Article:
What would Doug Baldwin do with the 26th pick if he were the Seahawks’ GM?
Maybe Doug Baldwin was just giving a politically-correct answer when asked what he would do with the 26th pick if he were Seattle’s general manager. After all, it could come across as a slight to some teammates if Baldwin, a wide receiver, said the Seahawks should address any specific position with their first-round pick.
Then again, he offered some sound reasoning while explaining why he would trade back in an interview that is set to air Thursday on “Justin and Gee.”
“In the GM-world terms, we call it the shelves of talent,” Baldwin said, sounding like Seattle’s actual general manager, John Schneider. “There’s not a big drop-off of talent in those first three rounds. So you can actually go back – if somebody’s willing to trade up – you can (go) back and get a few more picks and still be in that top shelf of talent…”
As we noted last week while examining the Seahawks’ options at No. 26, seven of the nine pick-for-pick draft trades Seattle has made under Schneider and coach Pete Carroll have been to move back. The Seahawks have done so twice in the first round.
The case for Seattle doing it again this year, as Baldwin mentioned, is based on the overall quality of this class of players. Schneider recently told Sports Radio 950 KJR that in his view, this is the best draft since 2010. So in theory, the Seahawks might be able to trade back a few spots, acquire some additional selections and still end up with a player they would have considered at No. 26.
Mandates for Seahawks WRs
Baldwin’s conversation with Scott included a question about the pre-requisites for playing wide receiver in Seattle’s run-first offense.
“The first thing the receivers have to know is that they’re not going to get the ball as much as they think they’re going to get it,” Baldwin said. “And you’re going to have to learn how to block. In order for you to play receiver here in Seattle, you’re going to have to learn how to block.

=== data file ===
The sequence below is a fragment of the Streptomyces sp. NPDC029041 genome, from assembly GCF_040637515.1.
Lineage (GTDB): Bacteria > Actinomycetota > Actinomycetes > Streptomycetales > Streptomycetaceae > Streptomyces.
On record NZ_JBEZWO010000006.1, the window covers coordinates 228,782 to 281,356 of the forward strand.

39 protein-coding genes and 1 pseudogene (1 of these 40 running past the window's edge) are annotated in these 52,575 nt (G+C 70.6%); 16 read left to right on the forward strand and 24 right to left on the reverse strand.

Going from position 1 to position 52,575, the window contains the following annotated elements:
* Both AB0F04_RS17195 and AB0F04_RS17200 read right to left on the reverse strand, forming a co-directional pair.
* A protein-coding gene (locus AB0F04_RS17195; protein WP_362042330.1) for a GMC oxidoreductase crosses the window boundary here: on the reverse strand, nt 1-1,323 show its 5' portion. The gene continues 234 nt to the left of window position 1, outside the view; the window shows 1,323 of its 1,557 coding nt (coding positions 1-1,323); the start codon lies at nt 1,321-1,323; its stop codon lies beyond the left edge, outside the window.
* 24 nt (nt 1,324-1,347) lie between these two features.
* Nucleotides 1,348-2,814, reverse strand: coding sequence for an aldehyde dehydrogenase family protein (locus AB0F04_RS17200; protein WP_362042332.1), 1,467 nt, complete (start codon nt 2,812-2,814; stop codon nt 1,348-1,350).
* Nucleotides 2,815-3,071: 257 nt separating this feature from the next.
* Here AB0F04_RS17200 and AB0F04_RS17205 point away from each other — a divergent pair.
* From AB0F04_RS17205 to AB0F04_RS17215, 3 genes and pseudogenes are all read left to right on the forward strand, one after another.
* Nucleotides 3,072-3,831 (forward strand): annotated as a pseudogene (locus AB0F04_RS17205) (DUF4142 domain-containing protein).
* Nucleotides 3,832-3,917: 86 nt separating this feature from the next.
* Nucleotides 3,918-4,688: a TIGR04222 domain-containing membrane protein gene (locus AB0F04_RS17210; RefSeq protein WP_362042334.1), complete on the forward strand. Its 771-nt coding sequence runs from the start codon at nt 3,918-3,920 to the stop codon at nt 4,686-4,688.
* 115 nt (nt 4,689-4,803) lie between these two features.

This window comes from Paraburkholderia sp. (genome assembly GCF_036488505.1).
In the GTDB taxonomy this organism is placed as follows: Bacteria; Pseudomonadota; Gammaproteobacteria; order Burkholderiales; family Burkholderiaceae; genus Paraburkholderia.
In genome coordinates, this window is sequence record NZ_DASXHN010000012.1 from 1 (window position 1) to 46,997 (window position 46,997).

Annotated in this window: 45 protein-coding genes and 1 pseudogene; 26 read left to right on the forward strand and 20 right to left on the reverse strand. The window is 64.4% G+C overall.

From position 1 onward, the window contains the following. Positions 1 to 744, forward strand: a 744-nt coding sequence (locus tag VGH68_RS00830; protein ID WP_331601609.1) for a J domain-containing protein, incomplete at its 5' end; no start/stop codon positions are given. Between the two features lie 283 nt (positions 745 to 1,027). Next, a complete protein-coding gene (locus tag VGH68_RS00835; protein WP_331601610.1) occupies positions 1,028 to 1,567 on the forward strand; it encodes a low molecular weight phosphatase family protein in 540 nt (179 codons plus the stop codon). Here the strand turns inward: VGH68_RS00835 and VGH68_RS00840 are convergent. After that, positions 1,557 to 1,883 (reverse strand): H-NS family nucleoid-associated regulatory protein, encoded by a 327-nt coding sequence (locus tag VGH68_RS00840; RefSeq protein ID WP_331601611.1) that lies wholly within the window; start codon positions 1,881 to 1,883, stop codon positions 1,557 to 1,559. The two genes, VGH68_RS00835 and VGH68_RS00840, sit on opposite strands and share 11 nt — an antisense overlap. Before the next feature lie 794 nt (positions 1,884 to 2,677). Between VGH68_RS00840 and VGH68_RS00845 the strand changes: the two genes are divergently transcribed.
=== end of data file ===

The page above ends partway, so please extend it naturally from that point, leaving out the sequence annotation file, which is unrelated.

“A lot of guys, they come in and they don’t have that mentality that, ‘OK, I’ve got to go down and crack this safety so that Marshawn (Lynch) or Thomas Rawls can bounce to the outside … Guys don’t have that mentality. It is hard to get it; I will say that. But as a receiver, a rookie receiver coming in, they have to have that mindset. They have to acquire it quick or they’re not going to survive.”
Baldwin’s draft experience
Baldwin also recalled his own draft-day experience in 2011, which wasn’t a positive one. He thought he would be drafted, perhaps as early as the fourth round, but wasn’t. That led to what he called a “devastating” time in his life.
“There was a lot of emotion because football has been my thing since I was 6 years old,” he said. “I didn’t know what was going to happen. And we were in the lockout year, so after the draft was over, none of the teams could talk to us.”
In any other year, Baldwin may have been signed minutes after the conclusion of the draft. But the labor dispute disrupted the usual order of business. It wasn’t until the lockout ended just days before the start of training camp that he signed with the Seahawks. There was three months of anxiety in between.
“I’m sitting there, undrafted, no interest because no teams had called me because they couldn’t, and I’m about to graduate and I don’t have a job,” Baldwin recalled. “So I was worried, man. I started applying to different jobs in the area. My best friend at Stanford, he helped me get an interview with Dropbox at the time. I was searching. I didn’t know what was going to happen. I was lost.”